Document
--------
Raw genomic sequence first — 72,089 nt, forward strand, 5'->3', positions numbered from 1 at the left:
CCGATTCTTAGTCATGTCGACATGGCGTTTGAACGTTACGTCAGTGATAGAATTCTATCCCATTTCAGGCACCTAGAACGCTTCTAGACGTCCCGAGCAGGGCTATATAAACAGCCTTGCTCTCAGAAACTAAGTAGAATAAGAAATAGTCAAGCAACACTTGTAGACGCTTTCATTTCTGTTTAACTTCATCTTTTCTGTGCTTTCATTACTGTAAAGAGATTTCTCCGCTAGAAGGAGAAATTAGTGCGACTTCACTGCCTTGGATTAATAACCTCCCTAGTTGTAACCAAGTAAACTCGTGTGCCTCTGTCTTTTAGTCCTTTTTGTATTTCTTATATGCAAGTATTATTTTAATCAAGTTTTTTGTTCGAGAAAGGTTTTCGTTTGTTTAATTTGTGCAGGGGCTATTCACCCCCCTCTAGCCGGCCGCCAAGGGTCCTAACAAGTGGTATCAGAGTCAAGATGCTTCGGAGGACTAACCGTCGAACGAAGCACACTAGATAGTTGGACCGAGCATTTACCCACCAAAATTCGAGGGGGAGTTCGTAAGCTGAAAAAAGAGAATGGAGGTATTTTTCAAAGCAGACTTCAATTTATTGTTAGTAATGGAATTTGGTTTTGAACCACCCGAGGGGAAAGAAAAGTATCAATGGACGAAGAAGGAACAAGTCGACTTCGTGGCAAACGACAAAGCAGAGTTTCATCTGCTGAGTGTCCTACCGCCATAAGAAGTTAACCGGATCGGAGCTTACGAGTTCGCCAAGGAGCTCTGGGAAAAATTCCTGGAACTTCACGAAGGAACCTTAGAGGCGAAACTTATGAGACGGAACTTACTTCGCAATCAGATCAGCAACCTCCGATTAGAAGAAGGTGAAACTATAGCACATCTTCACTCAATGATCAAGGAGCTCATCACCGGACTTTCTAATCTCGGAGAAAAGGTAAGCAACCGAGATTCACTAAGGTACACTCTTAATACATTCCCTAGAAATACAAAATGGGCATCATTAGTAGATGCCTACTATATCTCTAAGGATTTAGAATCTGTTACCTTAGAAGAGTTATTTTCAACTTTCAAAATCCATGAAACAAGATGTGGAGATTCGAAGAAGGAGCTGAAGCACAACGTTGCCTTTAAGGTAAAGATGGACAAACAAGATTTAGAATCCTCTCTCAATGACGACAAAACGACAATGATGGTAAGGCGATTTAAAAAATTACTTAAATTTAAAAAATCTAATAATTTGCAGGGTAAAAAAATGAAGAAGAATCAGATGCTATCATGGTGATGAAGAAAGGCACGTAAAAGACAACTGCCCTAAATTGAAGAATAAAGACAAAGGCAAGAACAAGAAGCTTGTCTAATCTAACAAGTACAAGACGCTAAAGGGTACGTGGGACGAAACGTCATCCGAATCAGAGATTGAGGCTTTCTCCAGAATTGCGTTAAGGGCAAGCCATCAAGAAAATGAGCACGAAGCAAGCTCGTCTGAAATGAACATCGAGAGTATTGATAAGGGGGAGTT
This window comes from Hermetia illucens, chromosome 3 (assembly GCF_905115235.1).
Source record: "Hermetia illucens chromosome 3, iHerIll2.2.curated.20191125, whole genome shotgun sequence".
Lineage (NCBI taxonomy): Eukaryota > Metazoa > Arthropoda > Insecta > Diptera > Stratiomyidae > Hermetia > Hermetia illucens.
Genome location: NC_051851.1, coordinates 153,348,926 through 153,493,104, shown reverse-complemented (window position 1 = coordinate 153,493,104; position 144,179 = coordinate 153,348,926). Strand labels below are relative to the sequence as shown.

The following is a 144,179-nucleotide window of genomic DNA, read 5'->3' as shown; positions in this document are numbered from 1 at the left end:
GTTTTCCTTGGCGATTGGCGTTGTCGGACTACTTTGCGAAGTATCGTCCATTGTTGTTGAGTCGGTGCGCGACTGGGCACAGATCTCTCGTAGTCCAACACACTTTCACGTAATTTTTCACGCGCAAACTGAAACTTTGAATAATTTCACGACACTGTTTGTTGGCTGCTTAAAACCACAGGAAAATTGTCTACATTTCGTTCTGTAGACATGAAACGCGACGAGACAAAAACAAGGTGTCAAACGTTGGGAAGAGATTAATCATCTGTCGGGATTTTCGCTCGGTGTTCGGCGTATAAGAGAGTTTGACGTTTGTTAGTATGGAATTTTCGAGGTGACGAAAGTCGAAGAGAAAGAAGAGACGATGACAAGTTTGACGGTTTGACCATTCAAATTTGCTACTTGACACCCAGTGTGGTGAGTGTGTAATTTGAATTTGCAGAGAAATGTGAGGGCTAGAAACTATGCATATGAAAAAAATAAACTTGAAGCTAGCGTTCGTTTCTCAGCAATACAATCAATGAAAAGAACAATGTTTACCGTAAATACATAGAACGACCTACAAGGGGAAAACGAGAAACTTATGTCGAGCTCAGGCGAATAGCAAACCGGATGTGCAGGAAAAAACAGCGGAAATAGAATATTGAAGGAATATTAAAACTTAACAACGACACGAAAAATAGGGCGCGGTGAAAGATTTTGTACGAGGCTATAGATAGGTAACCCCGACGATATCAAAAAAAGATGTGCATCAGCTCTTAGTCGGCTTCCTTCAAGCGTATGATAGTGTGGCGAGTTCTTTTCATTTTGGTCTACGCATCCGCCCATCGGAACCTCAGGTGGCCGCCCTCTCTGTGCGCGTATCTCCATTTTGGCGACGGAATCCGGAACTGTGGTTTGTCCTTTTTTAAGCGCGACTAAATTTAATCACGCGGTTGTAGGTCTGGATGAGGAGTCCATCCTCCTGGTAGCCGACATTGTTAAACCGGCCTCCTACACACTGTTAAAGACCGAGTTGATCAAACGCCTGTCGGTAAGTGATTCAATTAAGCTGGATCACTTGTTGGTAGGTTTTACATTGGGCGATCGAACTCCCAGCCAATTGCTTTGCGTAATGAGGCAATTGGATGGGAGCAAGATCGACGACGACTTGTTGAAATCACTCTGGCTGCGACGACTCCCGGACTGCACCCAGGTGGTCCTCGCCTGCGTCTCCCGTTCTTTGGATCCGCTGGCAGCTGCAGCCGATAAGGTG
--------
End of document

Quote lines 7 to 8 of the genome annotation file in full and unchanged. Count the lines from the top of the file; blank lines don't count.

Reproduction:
The following is a 144,179-nucleotide window of genomic DNA, read 5'->3' as shown; positions in this document are numbered from 1 at the left end:
GTTTTCCTTGGCGATTGGCGTTGTCGGACTACTTTGCGAAGTATCGTCCATTGTTGTTGAGTCGGTGCGCGACTGGGCACAGATCTCTCGTAGTCCAACACACTTTCACGTAATTTTTCACGCGCAAACTGAAACTTTGAATAATTTCACGACACTGTTTGTTGGCTGCTTAAAACCACAGGAAAATTGTCTACATTTCGTTCTGTAGACATGAAACGCGACGAGACAAAAACAAGGTGTCAAACGTTGGGAAGAGATTAATCATCTGTCGGGATTTTCGCTCGGTGTTCGGCGTATAAGAGAGTTTGACGTTTGTTAGTATGGAATTTTCGAGGTGACGAAAGTCGAAGAGAAAGAAGAGACGATGACAAGTTTGACGGTTTGACCATTCAAATTTGCTACTTGACACCCAGTGTGGTGAGTGTGTAATTTGAATTTGCAGAGAAATGTGAGGGCTAGAAACTATGCATATGAAAAAAATAAACTTGAAGCTAGCGTTCGTTTCTCAGCAATACAATCAATGAAAAGAACAATGTTTACCGTAAATACATAGAACGACCTACAAGGGGAAAACGAGAAACTTATGTCGAGCTCAGGCGAATAGCAAACCGGATGTGCAGGAAAAAACAGCGGAAATAGAATATTGAAGGAATATTAAAACTTAACAACGACACGAAAAATAGGGCGCGGTGAAAGATTTTGTACGAGGCTATAGATAGGTAACCCCGACGATATCAAAAAAAGATGTGCATCAGCTCTTAGTCGGCTTCCTTCAAGCGTATGATAGTGTGGCGAGTTCTTTTCATTTTGGTCTACGCATCCGCCCATCGGAACCTCAGGTGGCCGCCCTCTCTGTGCGCGTATCTCCATTTTGGCGACGGAATCCGGAACTGTGGTTTGTCCTTTTTTAAGCGCGACTAAATTTAATCACGCGGTTGTAGGTCTGGATGAGGAGTCCATCCTCCTGGTAGCCGACATTGTTAAACCGGCCTCCTACACACTGTTAAAGACCGAGTTGATCAAACGCCTGTCGGTAAGTGATTCAATTAAGCTGGATCACTTGTTGGTAGGTTTTACATTGGGCGATCGAACTCCCAGCCAATTGCTTTGCGTAATGAGGCAATTGGATGGGAGCAAGATCGACGACGACTTGTTGAAATCACTCTGGCTGCGACGACTCCCGGACTGCACCCAGGTGGTCCTCGCCTGCGTCTCCCGTTCTTTGGATCCGCTGGCAGCTGCAGCCGATAAGGTG